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Fig. 39. The influence of the thickness of the air gap on mass flux in AGMD.

Fig. 39. The influence of the thickness of the air gap on mass flux in AGMD.

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Fig. 40. Comparison of thermal efficiency between AGMD and DCMD.

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Fig. 40. Comparison of thermal efficiency between AGMD and DCMD.

The amount of the energy utilized for evaporation of the feed can be determined according to mass flux and latent heat of water. The total energy supplied is determined by the enthalpy change of the feed liquid in and out of the membrane module. Fig. 40 shows the comparison of thermal efficiency between AGMD and DCMD, which is obtained from the experiment. It is evident that AGMD is advantageous over DCMD in thermal efficiency. This should be attributed to the existence of air gap in the membrane module. It is the air gap that forms an additional heat transfer resistance by conduction from the feed to the permeate. As a result, the thermal efficiency of AGMD is improved. In addition, for both AGMD and DCMD, the thermal efficiency becomes higher with the increase of feed temperature. As we know, mass flux increases with feed temperature in an exponential way, whereas the heat loss through the membrane by conduction is linearly proportional to the temperature difference between the two sides of the membrane. Therefore, at a high feed temperature, the amount of heat energy utilized for evaporation is more than that transferred to the permeate side by conduction through the membrane.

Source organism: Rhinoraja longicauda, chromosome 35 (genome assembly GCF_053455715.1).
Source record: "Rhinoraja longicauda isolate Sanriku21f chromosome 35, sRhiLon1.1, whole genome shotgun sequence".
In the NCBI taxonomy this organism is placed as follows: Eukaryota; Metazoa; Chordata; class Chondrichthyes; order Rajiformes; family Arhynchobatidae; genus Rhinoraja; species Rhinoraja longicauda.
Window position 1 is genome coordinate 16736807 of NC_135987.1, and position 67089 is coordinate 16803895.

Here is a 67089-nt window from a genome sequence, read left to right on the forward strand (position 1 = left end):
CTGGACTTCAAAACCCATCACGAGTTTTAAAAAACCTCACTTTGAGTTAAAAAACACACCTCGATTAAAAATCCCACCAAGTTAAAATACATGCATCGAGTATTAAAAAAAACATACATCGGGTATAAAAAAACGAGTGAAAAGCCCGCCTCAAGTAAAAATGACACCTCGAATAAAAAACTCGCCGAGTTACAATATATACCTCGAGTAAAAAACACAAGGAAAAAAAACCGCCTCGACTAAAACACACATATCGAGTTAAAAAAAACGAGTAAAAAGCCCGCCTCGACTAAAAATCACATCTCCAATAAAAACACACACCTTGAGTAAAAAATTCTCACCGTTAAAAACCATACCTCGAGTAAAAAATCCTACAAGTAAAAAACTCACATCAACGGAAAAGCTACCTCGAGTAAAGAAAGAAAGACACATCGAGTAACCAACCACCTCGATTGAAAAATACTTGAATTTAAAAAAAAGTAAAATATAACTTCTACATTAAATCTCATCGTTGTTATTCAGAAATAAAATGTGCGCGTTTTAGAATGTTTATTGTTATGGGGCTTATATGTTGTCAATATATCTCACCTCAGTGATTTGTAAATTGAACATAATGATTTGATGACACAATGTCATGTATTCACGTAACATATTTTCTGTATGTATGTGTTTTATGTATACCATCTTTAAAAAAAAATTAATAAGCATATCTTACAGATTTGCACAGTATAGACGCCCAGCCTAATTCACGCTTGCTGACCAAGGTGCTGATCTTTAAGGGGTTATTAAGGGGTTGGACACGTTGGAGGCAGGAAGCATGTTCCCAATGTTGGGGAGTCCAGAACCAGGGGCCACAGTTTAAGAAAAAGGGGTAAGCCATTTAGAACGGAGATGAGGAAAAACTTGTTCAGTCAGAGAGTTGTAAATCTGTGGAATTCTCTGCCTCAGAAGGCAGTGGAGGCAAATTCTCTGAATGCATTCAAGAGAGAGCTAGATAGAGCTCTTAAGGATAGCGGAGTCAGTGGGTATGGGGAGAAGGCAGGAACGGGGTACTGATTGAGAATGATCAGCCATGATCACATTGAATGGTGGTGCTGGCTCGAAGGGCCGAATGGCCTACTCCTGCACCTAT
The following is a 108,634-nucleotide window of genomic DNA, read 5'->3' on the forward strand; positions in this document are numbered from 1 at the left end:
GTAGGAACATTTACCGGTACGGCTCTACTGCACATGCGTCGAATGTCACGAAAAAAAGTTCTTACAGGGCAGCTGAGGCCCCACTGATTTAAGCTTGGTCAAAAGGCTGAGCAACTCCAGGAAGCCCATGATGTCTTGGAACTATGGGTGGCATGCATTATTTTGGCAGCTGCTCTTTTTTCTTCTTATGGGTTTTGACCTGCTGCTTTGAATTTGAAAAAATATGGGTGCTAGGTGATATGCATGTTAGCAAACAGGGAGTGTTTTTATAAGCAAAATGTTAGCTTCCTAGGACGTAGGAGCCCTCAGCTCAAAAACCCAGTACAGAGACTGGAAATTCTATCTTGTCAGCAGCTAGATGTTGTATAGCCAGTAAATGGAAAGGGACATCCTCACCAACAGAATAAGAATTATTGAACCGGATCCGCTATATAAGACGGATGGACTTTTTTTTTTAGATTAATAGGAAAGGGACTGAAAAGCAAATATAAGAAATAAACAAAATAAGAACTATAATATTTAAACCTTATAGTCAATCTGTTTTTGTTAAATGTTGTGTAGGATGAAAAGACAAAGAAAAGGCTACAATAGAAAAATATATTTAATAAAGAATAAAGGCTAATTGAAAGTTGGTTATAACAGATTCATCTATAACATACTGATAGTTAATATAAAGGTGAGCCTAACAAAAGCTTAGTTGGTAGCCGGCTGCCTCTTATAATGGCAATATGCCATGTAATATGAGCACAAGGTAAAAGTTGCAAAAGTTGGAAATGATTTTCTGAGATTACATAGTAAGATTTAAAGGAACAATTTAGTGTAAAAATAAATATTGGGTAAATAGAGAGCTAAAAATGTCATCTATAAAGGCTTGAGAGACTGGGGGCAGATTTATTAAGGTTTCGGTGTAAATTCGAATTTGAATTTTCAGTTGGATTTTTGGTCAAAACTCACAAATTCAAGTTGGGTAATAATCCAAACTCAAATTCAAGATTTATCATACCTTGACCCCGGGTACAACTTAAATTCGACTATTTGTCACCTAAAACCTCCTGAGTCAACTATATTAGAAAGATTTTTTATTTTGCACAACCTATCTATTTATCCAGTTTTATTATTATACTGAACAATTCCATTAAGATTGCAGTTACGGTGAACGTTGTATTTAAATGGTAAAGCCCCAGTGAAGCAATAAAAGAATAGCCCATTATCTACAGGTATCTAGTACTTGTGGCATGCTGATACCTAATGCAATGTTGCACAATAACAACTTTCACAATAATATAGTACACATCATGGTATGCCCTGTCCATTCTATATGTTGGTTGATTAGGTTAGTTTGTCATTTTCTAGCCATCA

Although AGMD is thermally efficient, the low mass flux makes it unlikely to be accepted in industry. On the other hand, while DCMD shows a relatively low thermal efficiency, this disadvantage can be overcome by setting an external heat exchanger to recover heat energy from the permeate.

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